You won’t find any Star Wars characters in our department, but you will soon find a Wiki.
When you enter your cataloguing department every day, you bring with you information that cannot be found in AACR2 or MARC. In addition to the many tools we use such as DDC, Bookwhere, Cutter tables, Validator, LC and so on, there are internal cataloguing rules that many of us have not bothered to write down because we just “know it”. But, when I first started my position, I didn’t “know it” because I was new to the system.
After creating two handwritten binders full of notes and collecting “cheat sheets” from all of my cataloguers, I began to think that there had to be an easier way to organize this information. There are rules based on rules that were based on a meeting three years ago. This is the type of information that only exists as long as there is no turnover or retirement within the department. However, this information is vital to retain when people leave the department because we will no longer have them as our resource.
Having experienced this “cataloguer’s knowledge” firsthand, I began exploring different options to organize and retain this information. How can we have a shared space where the department can access “cheat sheets” and other resources? Can I create a space where we can collaborate as well? At first I considered creating a simple database. Then, I thought about having all of the documents typed up and creating one master binder for the department. All of these just didn’t feel right. I looked at blogs but wasn’t really sure that it was right for our department and then I stumbled upon wikis.
Wikis are free, open-source software created for the purpose of sharing information. This really grabbed my attention the first time I saw it. After further reading, I found myself attracted to the real-time factor and potential of the Wiki. The real-time factor means that I can spend less time fielding emails and sending around internal cataloguing rules in draft. Instead, I can post one draft and collaboratively have all of the cataloguers critique and edit it until it works. I like the idea of having the cataloguers play a role in creating internal rules and accessing them immediately. In addition to storing all of our in-house cataloguing rules, I plan on including minutes from our meetings, announcements from LC, SirsiDynix, other vendors and links to all of our online resources. I can even include a professional development element.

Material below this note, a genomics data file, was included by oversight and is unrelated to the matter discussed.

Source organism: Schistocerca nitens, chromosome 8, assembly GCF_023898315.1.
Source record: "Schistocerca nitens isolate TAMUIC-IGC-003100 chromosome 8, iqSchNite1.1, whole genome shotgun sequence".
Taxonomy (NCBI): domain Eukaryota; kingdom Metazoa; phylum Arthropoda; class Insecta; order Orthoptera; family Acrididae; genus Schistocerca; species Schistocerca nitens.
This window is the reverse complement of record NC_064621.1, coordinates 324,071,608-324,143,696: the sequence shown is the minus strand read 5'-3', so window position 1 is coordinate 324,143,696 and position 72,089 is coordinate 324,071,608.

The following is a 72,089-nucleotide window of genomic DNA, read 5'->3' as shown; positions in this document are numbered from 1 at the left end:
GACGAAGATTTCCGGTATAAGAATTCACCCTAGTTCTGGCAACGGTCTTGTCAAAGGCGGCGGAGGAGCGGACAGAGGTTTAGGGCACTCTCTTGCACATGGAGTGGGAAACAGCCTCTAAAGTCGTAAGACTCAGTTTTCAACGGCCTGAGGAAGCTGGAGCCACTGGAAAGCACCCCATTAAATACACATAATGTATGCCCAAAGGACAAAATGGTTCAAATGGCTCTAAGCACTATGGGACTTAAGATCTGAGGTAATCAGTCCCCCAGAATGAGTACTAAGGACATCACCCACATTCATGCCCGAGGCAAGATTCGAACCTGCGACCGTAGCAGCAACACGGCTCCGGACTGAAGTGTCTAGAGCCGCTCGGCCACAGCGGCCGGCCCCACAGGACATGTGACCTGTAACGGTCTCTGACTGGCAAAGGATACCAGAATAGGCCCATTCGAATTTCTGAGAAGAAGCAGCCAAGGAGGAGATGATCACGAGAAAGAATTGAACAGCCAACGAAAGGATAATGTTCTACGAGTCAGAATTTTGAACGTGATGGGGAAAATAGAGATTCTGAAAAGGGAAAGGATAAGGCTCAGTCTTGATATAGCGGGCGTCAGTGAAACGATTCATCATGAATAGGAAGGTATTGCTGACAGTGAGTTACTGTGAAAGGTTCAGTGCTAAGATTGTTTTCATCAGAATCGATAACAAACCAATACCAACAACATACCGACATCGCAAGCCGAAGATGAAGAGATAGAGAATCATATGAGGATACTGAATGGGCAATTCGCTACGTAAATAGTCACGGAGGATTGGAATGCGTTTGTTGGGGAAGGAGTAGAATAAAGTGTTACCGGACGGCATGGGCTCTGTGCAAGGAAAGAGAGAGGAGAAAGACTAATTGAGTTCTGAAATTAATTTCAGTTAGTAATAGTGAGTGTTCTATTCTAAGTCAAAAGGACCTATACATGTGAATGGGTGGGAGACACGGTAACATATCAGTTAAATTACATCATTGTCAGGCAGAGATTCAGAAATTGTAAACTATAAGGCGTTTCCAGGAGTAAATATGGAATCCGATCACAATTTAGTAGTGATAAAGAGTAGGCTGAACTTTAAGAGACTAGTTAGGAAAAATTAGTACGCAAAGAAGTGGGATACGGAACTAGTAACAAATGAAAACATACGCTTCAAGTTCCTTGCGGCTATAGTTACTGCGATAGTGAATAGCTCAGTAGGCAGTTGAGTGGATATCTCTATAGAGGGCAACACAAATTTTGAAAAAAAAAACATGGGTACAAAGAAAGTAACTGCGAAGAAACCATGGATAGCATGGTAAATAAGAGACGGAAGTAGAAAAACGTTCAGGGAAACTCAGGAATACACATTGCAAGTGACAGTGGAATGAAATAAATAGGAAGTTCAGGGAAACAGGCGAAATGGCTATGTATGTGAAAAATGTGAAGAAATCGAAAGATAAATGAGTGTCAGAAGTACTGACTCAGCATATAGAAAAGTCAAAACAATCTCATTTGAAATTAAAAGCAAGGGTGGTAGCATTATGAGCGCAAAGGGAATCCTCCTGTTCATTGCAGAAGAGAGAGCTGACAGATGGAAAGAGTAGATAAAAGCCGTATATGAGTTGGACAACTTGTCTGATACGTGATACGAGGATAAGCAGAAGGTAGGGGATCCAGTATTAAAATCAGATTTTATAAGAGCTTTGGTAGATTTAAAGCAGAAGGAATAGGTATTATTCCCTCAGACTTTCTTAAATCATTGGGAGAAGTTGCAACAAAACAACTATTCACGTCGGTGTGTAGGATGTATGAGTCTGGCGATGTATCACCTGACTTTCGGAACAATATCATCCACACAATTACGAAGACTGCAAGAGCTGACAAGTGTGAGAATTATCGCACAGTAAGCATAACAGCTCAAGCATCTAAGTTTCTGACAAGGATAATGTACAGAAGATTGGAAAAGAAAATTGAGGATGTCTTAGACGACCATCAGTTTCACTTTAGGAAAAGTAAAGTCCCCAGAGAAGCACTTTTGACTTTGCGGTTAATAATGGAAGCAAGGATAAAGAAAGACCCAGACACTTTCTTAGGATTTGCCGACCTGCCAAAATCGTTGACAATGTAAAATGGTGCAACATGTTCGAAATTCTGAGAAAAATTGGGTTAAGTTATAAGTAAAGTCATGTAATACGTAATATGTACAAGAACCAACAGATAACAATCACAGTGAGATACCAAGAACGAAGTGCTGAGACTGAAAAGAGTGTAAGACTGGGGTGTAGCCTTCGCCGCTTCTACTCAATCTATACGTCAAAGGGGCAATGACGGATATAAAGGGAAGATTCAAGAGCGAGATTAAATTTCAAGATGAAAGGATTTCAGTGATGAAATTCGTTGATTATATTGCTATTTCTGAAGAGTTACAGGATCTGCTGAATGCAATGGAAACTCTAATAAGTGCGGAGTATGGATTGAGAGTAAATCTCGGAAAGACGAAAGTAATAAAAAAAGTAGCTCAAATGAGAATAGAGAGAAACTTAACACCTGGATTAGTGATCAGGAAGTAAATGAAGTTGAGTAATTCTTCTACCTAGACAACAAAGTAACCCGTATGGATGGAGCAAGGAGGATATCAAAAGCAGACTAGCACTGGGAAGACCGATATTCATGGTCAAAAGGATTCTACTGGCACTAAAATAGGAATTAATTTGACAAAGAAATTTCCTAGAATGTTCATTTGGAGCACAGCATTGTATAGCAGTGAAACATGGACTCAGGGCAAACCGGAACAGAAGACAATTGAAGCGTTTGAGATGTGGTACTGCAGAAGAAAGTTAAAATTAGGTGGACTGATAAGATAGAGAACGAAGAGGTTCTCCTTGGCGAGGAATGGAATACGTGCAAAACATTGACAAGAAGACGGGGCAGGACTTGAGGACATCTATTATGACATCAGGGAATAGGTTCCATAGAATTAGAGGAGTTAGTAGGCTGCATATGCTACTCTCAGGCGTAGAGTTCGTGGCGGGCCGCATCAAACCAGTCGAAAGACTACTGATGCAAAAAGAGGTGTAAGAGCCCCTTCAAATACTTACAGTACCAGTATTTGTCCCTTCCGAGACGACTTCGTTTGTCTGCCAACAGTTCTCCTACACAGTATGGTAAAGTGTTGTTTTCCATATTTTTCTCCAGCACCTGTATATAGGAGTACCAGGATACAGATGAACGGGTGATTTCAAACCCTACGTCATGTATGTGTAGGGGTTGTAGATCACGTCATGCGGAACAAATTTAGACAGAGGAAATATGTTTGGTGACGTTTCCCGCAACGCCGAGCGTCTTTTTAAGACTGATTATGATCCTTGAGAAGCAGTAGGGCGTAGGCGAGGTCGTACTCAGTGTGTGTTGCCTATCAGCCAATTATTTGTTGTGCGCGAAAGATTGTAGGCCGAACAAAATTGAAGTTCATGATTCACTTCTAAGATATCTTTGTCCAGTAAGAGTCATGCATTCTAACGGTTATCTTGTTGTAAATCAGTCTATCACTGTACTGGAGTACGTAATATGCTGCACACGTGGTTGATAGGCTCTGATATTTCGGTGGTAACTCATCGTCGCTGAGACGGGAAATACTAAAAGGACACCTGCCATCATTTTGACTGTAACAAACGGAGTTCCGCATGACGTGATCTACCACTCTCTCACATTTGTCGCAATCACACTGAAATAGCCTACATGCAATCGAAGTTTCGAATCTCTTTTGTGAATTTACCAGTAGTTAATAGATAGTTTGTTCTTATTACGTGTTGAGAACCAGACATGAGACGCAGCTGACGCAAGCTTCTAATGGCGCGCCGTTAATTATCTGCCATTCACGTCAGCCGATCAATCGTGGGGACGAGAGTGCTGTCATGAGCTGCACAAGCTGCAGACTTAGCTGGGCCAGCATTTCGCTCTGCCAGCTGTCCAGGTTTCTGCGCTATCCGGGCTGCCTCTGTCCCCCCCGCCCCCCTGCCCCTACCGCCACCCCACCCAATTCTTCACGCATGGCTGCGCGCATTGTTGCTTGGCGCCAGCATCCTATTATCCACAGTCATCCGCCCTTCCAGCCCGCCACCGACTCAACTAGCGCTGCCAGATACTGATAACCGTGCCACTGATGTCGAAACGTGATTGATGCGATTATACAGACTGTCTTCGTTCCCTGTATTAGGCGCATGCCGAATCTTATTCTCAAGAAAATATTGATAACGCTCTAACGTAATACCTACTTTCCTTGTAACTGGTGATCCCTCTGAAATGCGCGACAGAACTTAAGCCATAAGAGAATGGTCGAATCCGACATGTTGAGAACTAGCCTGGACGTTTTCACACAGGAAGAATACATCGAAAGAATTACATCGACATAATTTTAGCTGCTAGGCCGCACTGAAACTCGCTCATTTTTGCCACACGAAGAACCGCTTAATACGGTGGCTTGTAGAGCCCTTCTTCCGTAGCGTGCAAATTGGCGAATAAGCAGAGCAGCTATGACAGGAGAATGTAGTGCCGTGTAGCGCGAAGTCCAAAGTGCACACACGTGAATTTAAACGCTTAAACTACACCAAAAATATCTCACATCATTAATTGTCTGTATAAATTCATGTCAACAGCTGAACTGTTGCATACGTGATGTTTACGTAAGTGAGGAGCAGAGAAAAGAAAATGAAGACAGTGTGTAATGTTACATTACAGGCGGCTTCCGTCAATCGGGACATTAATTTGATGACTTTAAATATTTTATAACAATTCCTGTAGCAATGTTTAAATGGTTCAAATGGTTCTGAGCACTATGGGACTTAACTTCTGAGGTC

Currently, I am in the beginning stages of setting up a Wiki for our department. I have had the opportunity to “play” with the software and get a feel for its potential. I have also been speaking with staff, seeking their input and really pushing the buy-in factor. I’m fortunate because my cataloguing department is full of people who are really keen on new technology and are always willing to at least try something new. At the present time, I am organizing all of the information that we want on the Wiki. This is a bit labour intensive. Sorting through old meeting notes and cheat sheets is time consuming. Once I have chosen the base information for the Wiki, I still need to type it, organize it and assign access points to it. I need to design not only the content of the Wiki, but its general layout.
There are also privacy issues and editing restrictions that need to be addressed. Because it is open source software, I need to be careful who can edit the Wiki and who can see it. Should we store it on a web server or on our own intranet? Should all the cataloguers have editing access? Who should monitor the edits in addition to myself?
As this project goes on, I’ll be able to share my experiences with you. Overall, I see this as a very good thing for our cataloguing department. There are so many steps ahead and I am not naive about the time that it will take to create the Wiki. Once the Wiki is finally in place, there is always the staff training and evaluation. However, I am optimistic that this will be a great asset to our department.